These kinds of questions will allow you to define a clear objective for your research project.
Define your research questions
Your objectives are clear—a small victory in and of itself—but we can’t stop there, not now that we’ve made such good headway, because the best way to know exactly what answers you’re looking for, is to write your questions. Your research questions should reflect—or better yet, clarify—your objectives.
Imagine you were creating a recipe site, and defined the following elements:
“As we optimize the recipe section of our cooking site (context), we hope to obtain more information on the way our target audience searches, consults and uses our online recipes (objective) to make sure we are able to define our recipe cards, search filters and calls to action in the most relevant way possible (gains expected from the project).”
Your research questions might, for example, be the following:
As always, sometimes, finding the right answer is as simple as asking the right questions!
Choose your research methods
As I suggested at the beginning of this article, there are countless methods available, but you can’t do them all. Look at them as a tool box, from which you pick the tool that best fits your need. I highly recommend reading this book—a collection of tools that has become one of my favourite references.
Your research questions will give you (the most important) part of what you need to know to determine the research method or methods most suited to your project. The rest will be defined by your constraints in terms of budget, resources and time.
Be careful, however, not to make too many excuses! Spending a bit more time on research can win you extra time for design and development, in addition to the fact that solid observations are a formidable weapon for shutting down interminable internal debates. Take the time to review your schedule if you think it’s worth it.
Another word of advice: whenever possible, combine at least two research methods for each objective: one quantitative method that gives you information about the behaviour of your users, and one qualitative method that will allow you to explain that behaviour. That’s the best way to get complete information on which you can base your decisions.
And there you have it. You’ve got your objectives, your questions, you know how you’re going to carry out your research (and it might have taken you less time than it did to read this article). There’s nothing stopping you now… Except, maybe, for two questions: how many participants do you need to recruit, and also—how do you find them?
Here’s a question that comes up early on. And when it does, you’ll be glad to have defined your objectives, target groups and research methods because, among other things, these factors are what determine the size of your testing group.
The number of users you’ll need to recruit depends above all on the method you’re using. For quantitative methods like, for example, an eye-tracking study, survey questionnaire or tree test, you’ll need more participants than what is required for qualitative methods like a semi-structured interview, a logbook or an open survey.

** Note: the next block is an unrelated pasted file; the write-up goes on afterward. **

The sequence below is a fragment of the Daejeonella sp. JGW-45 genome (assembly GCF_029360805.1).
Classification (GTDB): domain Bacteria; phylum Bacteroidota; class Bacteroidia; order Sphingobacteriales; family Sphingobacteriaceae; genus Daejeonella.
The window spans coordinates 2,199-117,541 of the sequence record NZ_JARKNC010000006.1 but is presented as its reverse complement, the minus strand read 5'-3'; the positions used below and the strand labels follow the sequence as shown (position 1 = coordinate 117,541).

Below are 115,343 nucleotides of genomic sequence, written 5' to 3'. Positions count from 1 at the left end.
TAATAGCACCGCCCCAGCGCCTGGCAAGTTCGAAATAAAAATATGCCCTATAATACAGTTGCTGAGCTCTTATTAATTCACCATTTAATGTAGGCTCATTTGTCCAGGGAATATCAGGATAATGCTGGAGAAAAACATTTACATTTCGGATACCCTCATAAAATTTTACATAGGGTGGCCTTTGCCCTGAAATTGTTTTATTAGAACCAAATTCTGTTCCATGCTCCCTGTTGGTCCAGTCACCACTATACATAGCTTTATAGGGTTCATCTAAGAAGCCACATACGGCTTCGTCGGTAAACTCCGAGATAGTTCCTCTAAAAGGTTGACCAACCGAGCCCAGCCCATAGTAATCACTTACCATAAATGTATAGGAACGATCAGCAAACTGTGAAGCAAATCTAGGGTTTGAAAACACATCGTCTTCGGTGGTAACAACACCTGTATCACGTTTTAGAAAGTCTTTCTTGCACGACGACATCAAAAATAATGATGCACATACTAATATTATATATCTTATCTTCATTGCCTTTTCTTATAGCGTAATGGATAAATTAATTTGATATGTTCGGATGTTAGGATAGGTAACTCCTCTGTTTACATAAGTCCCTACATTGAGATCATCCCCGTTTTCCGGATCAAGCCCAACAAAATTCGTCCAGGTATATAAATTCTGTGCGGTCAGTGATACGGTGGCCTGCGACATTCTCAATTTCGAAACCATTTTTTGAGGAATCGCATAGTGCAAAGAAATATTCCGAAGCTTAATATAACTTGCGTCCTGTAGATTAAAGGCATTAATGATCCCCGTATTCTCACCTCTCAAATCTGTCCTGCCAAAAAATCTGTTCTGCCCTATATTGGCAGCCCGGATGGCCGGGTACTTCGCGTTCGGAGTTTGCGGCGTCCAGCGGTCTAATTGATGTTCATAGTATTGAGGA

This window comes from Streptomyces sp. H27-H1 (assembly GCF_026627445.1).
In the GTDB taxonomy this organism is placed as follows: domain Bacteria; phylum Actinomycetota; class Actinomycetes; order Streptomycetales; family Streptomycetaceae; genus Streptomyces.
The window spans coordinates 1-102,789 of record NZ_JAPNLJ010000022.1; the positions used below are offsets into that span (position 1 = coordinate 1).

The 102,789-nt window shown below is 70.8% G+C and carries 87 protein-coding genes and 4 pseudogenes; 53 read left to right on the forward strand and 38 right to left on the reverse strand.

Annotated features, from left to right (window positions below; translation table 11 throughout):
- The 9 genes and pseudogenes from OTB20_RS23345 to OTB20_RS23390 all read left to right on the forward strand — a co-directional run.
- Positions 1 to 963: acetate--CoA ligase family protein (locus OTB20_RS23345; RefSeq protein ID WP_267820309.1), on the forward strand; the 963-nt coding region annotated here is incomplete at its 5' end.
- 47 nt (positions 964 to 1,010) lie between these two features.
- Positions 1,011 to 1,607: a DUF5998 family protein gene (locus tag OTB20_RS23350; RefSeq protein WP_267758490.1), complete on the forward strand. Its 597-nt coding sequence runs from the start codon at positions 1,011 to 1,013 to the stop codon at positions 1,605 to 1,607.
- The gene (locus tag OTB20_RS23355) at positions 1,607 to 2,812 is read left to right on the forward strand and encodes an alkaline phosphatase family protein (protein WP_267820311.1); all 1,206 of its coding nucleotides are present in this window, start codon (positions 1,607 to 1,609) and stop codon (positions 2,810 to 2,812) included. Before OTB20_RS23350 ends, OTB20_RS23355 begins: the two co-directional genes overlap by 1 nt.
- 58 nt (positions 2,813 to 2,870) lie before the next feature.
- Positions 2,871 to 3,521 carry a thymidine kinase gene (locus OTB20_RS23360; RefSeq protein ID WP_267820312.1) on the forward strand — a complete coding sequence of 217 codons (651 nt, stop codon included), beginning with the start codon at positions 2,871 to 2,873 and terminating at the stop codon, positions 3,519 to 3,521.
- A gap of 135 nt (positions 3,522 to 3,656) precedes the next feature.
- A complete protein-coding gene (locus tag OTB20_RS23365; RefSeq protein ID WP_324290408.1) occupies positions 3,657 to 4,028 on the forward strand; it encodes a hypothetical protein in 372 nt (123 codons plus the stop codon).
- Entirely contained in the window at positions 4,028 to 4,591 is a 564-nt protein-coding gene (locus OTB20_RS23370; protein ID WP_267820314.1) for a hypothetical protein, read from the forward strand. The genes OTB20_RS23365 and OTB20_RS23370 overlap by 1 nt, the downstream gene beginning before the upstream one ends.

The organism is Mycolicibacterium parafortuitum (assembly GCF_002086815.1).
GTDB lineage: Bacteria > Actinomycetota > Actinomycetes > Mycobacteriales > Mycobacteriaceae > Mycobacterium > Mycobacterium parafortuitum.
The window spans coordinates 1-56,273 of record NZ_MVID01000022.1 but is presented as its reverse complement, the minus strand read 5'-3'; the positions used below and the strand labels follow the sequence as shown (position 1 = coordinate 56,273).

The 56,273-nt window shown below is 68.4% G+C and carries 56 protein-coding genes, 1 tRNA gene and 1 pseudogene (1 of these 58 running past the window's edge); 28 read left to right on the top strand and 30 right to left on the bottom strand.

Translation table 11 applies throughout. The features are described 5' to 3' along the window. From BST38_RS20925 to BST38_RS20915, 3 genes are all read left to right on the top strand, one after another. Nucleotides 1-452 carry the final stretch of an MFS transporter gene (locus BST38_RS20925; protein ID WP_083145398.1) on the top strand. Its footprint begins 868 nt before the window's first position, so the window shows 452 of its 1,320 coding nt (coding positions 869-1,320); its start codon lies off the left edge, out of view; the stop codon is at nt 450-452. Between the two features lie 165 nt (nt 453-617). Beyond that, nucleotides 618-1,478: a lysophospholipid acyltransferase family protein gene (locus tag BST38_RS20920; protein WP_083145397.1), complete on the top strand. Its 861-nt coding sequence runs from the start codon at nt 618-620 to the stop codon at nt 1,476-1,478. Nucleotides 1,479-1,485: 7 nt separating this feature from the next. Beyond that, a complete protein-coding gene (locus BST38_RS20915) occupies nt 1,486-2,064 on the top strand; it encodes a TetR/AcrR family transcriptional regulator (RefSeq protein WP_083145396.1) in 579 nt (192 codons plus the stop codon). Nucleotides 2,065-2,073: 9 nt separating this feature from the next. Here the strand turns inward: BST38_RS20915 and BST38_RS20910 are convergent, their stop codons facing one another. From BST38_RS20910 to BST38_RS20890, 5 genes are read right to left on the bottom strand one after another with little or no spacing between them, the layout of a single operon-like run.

As an example, generally speaking, the minimum requirement for a questionnaire is 30 participants, while an eye-tracking test requires at least 40 to 50 potential users.
However, the size of your sample will ideally depend on the estimated size of your target population. You’ll need to break your main audience down into prioritized subgroups in order to study the particularities of each. That way, if your budget doesn’t allow you to cover them all, you’ll be able to concentrate your efforts on your highest priority personas.
Finally, note that the majority of online testing and research tools include a calculator to define the minimum sample size and number of participants necessary to ensure the reliability of results.
And finally, where can you find reliable users to carry out your research?
Lastly, here are a few possible alternatives for recruiting users who’ll be able to deliver the precious information you’re looking for:
If you were in a rush and you scrolled straight down here, then congratulations, you made it!
To summarize, the most important thing to retain is that the key to successful research is to properly identify what your expectations are. If you know exactly where you’re going, you’ll only have to compare itineraries that are compatible with your constraints. Take some time to reflect on and define your research questions, it will change your life, avoid disappointment, and in addition it can show that you know where you’re going!
And if you can’t do all that, is recruiting your mother for a test still a good solution? Not necessarily, because even though she’s always there for you to unpack your Ikea when you move, or rearrange your furniture because, “it looks better like that, don’t you think?”, she probably doesn’t fit the profile of your typical user. And if (even worse), she’s directly involved in the project, I would advise you to drop the idea altogether.
Finally, if asked who was responsible for the quality of the research, I would say it’s as much the researcher themselves, who chooses and sticks to the right methodology, as the other stakeholders (those in charge of marketing, technical, graphics, finance or any other person with expectations regarding the research project) who will help the researcher to identify the objectives of the research and what’s expected of it.
Because in the end, what counts is that your project moves forward, ideally in the right direction!